Exit pages show you where visitors left your site without clicking through to other pages or blog posts. You can find this metric by going to Behaviour > Site Content > Exit Pages.

Once you know the percentage of people who leave a particular page without viewing anything else, you can decide whether the page should be improved and how. If the exit rate is low, chances are nothing needs fixing.

But a high percentage indicates that the content on the page isn’t giving your audience enough reason to stay and explore your offers further.

You can then take steps needed to improve the content. This includes:

  • Providing more details on the topic
  • Linking to other posts or pages on your site
  • Including a link to your services or shop page
  • Adding an optin form so you can capture their email address.

Audience Behaviour

Keeping track of your audience behaviour allows you to see how many new visitors and how many repeat visitors your website is getting for a given time period. You can find this metric by going to Audience > Behaviour > New vs Returning.

Finding that your website is getting a steady stream of new visitors means that you’re starting to get noticed online and your marketing strategies are paying off. Ideally, this number should be growing as it’s a sign of increasing brand awareness.

Returning visitors, on the other hand, represent visitors who keep coming back to your site. While you may not think they are as important as new visitors, the truth is that returning visitors indicate that your content is compelling enough for people to come back to.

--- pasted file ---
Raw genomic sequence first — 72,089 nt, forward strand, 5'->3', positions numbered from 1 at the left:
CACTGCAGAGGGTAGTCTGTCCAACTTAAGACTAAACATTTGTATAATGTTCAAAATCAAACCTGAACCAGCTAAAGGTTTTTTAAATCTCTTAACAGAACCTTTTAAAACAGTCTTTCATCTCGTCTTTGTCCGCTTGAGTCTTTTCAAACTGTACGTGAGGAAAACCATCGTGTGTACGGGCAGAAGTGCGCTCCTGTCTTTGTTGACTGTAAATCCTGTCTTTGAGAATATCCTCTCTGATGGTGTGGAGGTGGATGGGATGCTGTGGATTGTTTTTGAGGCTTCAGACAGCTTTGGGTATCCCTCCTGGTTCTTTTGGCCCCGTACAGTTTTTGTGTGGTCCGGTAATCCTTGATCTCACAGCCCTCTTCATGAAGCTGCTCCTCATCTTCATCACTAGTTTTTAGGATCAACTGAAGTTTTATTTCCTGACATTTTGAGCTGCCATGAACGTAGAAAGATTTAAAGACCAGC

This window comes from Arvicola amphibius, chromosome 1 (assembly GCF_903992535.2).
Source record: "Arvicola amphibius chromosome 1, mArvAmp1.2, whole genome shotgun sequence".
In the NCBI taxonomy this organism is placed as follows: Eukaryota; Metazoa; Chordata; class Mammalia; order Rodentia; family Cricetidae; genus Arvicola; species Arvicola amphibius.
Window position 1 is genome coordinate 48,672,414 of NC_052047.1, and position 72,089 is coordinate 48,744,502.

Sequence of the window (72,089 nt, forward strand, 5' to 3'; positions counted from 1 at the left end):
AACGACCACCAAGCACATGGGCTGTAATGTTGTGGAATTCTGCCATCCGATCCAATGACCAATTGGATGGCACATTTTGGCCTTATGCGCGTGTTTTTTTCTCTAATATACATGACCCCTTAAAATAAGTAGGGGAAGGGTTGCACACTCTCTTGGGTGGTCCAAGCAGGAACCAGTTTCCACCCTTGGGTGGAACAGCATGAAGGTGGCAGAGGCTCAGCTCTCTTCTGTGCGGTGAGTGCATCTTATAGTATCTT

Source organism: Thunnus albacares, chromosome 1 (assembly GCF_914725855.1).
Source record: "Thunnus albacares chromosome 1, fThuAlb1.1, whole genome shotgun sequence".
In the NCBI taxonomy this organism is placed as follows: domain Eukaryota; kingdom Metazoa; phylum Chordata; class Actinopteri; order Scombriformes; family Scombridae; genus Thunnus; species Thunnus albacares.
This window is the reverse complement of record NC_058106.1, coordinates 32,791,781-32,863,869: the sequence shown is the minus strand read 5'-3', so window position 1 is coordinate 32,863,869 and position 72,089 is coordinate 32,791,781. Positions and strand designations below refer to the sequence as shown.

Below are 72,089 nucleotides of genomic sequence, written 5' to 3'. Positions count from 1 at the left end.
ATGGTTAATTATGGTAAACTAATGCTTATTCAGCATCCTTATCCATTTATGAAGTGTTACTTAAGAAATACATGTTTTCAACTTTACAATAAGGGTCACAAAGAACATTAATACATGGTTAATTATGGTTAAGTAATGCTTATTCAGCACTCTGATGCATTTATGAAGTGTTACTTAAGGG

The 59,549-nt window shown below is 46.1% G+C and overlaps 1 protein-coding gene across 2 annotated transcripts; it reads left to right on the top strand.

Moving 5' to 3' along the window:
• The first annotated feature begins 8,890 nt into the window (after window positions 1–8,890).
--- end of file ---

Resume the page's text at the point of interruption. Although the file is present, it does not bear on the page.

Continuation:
The reality is that you will rarely convert a new visitor into a client or a customer. They aren’t familiar with your brand yet nor do they have any reason to trust you, your services or your products.

But repeat visitors have already established a relationship with you and they know what you have to offer. They trust you enough to come back to your site and therefore have better chances of converting into buyers. As such, you need to keep track of this metric and ensure that your website is seeing a steady increase in both new and repeat visitors.

Mobile Overview

Lastly, the final metric you should keep track of is mobile overview. Mobile responsiveness matters even more nowadays than it did a few years ago.

Given that more and more people are using their phones to browse the Internet, it’s important that your website looks good even on smaller screens. Not only are more people using their mobile devices, but Google has also said that they will be indexing mobile-friendly websites first.

Going to Audience > Mobile will tell you how many visitors are visiting your website from a mobile device and how many are coming from desktop devices.

The results here will vary depending on your audience. For example, if you’re targeting a young audience known for using mobile phones but you’re seeing a decline in your mobile traffic, it could be a sign that your site is not as optimized for mobile devices as it could be.

If, on the other hand, you see a steady growth in mobile users, it signals that your website is healthy and has better chances of ranking well in search engines.

And now?

GA is a powerful tool. It will give you good and true insight information about your website and your audience. At first, you’ll probably find it a bit challenging, but take it step by step. You probably don’t need half of the tools there, anyway. Take a step back and breathe – it’s not that hard to understand.

If you are a bit lost, the official support provided by Google Analytics is a good way to start. It has loads of tutorials, videos and a very good support forum. Besides the official guide, you’ll find a lot of blogs and posts, dedicated to GA, no matter what your level of expertise is. Just remember to take it slowly, and soon you’ll learn the difference between sessions, visitors and page views and why a low bounce rate is actually a good thing.

Finally, don’t be worried about the quantity of traffic, but as always, focus on quality!

Happy tracking 🙂

Take a Look at Our WordPress Themes

Choose from a wide range of beautiful niche designs that you can try for free.

View All WordPress Themes
About the Author
After I graduated in Comparative Literature I decided it's time to go with more useful stuff. And what's better than WordPress? When I'm not on-line I'm probably sewing another pair of jeans, walking my dog or eating chocolate.